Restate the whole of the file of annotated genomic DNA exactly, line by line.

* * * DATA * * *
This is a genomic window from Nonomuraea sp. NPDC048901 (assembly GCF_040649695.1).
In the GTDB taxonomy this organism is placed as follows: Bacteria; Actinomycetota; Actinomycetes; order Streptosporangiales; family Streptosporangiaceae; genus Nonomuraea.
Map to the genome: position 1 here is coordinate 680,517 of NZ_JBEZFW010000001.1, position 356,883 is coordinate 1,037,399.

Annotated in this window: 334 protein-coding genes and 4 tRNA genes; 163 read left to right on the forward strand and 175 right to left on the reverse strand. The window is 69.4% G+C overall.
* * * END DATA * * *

This is a genomic window from Nonomuraea sp. NPDC048901 (assembly GCF_040649695.1).
In the GTDB taxonomy this organism is placed as follows: Bacteria; Actinomycetota; Actinomycetes; order Streptosporangiales; family Streptosporangiaceae; genus Nonomuraea.
Map to the genome: position 1 here is coordinate 680,517 of NZ_JBEZFW010000001.1, position 356,883 is coordinate 1,037,399.

Annotated in this window: 334 protein-coding genes and 4 tRNA genes; 163 read left to right on the forward strand and 175 right to left on the reverse strand. The window is 69.4% G+C overall.